The universe is running down - there are only so many sources of negentropy that can be used for the work of life and intelligence. But thermodynamics is a statistical process, an average of a great many small processes. The standard model of MWI makes a certain hash of statistics - in a vanishingly small number of Everett branches, those statistical averages go right out the window: all the air in a room flies to one side, or an egg unscrambles itself.
In those universes in which life continues to survive after all the stars burn out, and all other known sources of useful energy have been turned into waste heat... might it be possible for said life to continue to survive in at least some timelines, by feeding on thermodynamic miracles?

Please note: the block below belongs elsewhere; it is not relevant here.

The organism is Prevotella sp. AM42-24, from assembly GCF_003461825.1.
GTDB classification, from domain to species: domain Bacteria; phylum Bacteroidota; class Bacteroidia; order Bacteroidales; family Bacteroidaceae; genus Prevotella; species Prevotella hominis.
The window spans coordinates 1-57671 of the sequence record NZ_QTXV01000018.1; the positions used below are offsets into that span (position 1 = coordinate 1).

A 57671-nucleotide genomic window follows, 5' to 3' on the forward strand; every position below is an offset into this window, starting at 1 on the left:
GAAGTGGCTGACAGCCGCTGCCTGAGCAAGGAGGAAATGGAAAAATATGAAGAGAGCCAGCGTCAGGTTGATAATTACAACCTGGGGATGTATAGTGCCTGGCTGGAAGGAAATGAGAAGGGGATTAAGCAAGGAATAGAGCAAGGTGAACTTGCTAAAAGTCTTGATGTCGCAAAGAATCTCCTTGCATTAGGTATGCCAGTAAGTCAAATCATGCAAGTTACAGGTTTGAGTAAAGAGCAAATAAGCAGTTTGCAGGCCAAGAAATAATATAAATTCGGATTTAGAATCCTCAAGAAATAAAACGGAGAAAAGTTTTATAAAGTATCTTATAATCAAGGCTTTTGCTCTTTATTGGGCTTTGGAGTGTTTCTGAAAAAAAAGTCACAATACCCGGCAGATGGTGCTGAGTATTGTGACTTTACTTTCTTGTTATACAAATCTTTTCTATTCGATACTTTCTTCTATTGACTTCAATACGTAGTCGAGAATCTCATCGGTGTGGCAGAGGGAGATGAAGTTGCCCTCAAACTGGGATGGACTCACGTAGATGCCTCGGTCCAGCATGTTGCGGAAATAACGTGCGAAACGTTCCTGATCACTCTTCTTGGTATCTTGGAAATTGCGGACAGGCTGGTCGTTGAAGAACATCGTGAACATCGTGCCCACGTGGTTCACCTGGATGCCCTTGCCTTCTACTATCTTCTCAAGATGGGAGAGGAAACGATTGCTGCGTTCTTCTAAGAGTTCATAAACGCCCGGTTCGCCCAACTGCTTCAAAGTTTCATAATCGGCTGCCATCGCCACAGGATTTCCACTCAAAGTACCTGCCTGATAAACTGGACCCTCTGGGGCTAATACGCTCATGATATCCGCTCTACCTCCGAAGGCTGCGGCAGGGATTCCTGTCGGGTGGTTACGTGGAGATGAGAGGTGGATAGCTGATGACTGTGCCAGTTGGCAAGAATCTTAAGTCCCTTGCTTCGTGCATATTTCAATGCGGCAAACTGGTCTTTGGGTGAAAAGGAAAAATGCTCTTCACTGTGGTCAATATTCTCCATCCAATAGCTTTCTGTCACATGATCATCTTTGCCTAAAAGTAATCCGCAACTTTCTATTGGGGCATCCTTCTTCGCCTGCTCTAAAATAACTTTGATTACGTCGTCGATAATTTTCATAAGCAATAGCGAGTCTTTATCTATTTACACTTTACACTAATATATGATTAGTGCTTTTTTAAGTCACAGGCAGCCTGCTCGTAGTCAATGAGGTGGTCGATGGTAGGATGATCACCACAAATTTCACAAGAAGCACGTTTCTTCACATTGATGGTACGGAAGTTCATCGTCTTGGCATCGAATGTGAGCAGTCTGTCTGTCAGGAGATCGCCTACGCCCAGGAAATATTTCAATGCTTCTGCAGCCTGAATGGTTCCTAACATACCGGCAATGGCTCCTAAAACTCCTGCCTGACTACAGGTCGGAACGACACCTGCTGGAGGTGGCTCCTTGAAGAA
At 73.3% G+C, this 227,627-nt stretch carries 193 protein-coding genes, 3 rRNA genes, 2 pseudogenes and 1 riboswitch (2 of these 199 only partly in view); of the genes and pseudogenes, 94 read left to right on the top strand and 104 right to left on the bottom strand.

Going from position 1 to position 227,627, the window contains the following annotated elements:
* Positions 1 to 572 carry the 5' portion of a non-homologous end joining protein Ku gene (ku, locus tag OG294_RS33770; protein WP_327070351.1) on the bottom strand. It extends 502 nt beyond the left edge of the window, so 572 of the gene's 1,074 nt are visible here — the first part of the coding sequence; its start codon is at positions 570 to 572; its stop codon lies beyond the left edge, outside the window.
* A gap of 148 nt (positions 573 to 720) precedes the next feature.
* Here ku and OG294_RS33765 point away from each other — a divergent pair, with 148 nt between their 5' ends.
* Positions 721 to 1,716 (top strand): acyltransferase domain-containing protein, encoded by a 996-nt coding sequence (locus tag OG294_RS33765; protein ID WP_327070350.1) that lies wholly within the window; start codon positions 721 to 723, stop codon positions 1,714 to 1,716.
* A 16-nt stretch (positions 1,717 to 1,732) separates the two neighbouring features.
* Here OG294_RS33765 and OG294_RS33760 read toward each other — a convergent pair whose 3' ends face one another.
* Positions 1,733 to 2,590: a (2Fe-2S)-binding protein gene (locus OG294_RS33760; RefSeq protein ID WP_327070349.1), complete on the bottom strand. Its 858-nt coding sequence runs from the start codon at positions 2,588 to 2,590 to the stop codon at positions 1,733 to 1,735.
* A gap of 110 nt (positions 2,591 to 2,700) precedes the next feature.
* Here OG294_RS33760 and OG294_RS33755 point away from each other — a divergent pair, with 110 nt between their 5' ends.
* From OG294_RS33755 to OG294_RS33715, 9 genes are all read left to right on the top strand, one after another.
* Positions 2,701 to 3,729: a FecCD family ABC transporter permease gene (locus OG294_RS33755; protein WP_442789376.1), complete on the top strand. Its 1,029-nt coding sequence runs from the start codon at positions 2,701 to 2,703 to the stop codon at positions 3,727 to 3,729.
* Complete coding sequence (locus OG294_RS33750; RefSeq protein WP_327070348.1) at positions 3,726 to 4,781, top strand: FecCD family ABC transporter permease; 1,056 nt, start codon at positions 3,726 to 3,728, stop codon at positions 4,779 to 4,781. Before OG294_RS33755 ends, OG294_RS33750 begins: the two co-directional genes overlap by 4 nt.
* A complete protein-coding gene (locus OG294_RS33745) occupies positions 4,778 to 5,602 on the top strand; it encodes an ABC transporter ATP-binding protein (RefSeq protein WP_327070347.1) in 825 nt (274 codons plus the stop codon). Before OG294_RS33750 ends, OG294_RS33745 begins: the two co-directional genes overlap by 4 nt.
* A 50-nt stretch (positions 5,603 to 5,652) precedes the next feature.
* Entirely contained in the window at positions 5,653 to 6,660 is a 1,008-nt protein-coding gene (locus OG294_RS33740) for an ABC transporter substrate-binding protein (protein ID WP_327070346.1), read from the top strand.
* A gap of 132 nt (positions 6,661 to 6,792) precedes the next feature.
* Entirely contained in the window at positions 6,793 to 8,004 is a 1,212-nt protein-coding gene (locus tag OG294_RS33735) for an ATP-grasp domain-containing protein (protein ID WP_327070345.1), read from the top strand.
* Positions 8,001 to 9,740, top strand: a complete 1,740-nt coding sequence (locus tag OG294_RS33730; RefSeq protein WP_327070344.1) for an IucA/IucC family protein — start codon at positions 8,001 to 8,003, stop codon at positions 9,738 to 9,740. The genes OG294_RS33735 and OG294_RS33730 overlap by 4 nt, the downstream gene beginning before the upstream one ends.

And, at least as important, which forms of thermodynamic miracles are the most common, and which are most potentially useful? (After all, in any given volume of space ,a few electrons appearing out of relative nothingness is much more likely than an entire Boltzmann Brain appearing, and depending on how stable the matter-energy substrate that life at the time is using to maintain itself between miracles, said substrate might decay before some kinds of miracles ever occur...)
Edit: Question posed in recent 'Open Thread' at http://lesswrong.com/r/discussion/lw/jww/open_thread_1824_march_2014/api5